I then finally picked up a good 35mm SLR.  I think it was a cannon.  I got it at Sears and it was around $400.00.  I remember then that it was a LOT of money, especially considering I was not only paying my own bills by then, but also only working as a bouncer/bartender and the money wasn’t the greatest.  I remember thinking that I was going to take fantastic earth shattering pictures and only after getting the camera and realizing that I had absolutely no clue how to use it that I was most likely relegated to simple pictures that just about anyone could take.  Nothing spectacular, but they were good.  A LOT better than the instant and disposable cameras were taking.  I’ve actually used the camera within the last couple of years and I’ve got it somewhere around the house, I think it’s in that one case that’s…

Anyhow, then I moved on to the digital camera.  But not just any digital camera.  I spent hours in the stores looking at and comparing the different digitals.  The features, the zoom, the storage methods, everything.  I finally settled on the Sony Mavica FD73.  It used something that’s called a floppy disk to store the images on.  It had a 10x zoom, built in flash and you could even use either the screen on the back to line up your picture or you could use the old style eyepiece.  I LOVED the camera.  And the greatest part, I didn’t have to take out any cables or pull out a special converter to get the pictures off of the special little media card.  I could just pull out the floppy and pop it into any computer (at that time ALL computers had a floppy disk drive).

From there I moved on to who knows how many cheap digital cameras until I finally landed on the current point and shoot that I’ve got.  It’s a Cannon Power Shot SD 1000 Digital Elph.  It’s a fantastic camera.  It’s got a night assist light, built in flash, digital and optical zoom, multiple different modes and has both an internal memory as well as a memory slot.  It’ll take videos and stills and does overall an absolute fantastic job.  It’s small enough to fit in a shirt or jeans pocket and quick and easy to use.  I can use it one handed or two, has the tripod attachment on bottom and has both the screen on the back as well as the standard viewfinder.  Does a fantastic job.  I still carry it with me on a daily basis in case my primary on hand camera just won’t do.

Which leads me to my primary on hand camera.  It’s the iPhone 4.  You’ve all seen it, you’ve most likely played with them or even have them.  Don’t gotta go into too much detail about it as even 3rd world countries are aware of what an iPhone is.  So I’ll just leave it at that.  I can say that it’s taken some great pictures and with the added flash on it, it’s become my primary on hand camera and ready at a moments notice.  Between this one and the Elph, I’ve been able to get a lot of good off the cuff pictures.  And I expect them both to be in service for a long time to come.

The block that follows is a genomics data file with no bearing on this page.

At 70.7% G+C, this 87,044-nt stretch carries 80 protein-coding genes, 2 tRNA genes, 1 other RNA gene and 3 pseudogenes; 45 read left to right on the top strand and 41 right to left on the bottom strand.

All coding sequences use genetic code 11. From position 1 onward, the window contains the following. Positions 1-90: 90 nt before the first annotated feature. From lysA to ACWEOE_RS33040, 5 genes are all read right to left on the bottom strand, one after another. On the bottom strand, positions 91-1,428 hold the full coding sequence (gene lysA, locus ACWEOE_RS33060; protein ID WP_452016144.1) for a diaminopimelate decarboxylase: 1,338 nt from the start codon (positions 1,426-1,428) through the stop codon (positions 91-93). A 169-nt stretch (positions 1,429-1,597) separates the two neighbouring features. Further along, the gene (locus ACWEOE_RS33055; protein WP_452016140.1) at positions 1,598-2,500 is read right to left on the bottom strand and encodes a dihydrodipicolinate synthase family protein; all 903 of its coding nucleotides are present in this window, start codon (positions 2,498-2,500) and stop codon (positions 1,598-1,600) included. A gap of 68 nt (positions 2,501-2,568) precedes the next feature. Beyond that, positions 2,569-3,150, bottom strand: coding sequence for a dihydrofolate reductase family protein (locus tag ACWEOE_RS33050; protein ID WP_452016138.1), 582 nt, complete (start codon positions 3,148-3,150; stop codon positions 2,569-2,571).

This finally brings me to my current ‘good’ camera.  The Nikon D3000 Digital SLR.  All my years of playing around with cameras, my parents, mine, the phone cameras, the digital point and shoots, the instant cameras, the stick cams, the toy cams, the web cams, the 35mm the disposable, all of them.  They’ve brought me to this point.  I’m glad I was able to pick this up.  It’s definitely the most expensive camera I’ve ever purchased, but it’s also the best I’ve ever owned.  It’s got a great feature that let’s me learn as I’m taking pictures.  It’s got the built in flash, interchangeable lenses, and more accessories and attachments than you can shake a stick at.  Overall, I think it’s going to be one of the best investments I’ve made in photography equipment.

Gone are the days of missed photo opportunities, cut off heads, chopped off legs, half a person in the film.  You can now see at a glance right as soon as you take the picture if you’ve got it right or not.  There’s even cameras out there that will do everything except aim for you.  I also now have a great reason to learn how to use an SLR properly and look forward to sharing my future photos with you.

Who knows, I may even get one or two published or sold.

So what are your thoughts on how photography has changed over the years and what are some of your favorite cameras, or what cameras have you owned?

Let me know in the comments.

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~ by Normanomicon on October 13, 2011.